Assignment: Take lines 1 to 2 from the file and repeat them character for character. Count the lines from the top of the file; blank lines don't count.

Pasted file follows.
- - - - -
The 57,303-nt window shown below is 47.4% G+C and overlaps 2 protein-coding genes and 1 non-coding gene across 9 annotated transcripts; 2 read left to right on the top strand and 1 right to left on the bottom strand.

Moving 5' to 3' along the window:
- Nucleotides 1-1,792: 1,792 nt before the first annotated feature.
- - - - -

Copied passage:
The 57,303-nt window shown below is 47.4% G+C and overlaps 2 protein-coding genes and 1 non-coding gene across 9 annotated transcripts; 2 read left to right on the top strand and 1 right to left on the bottom strand.

Moving 5' to 3' along the window: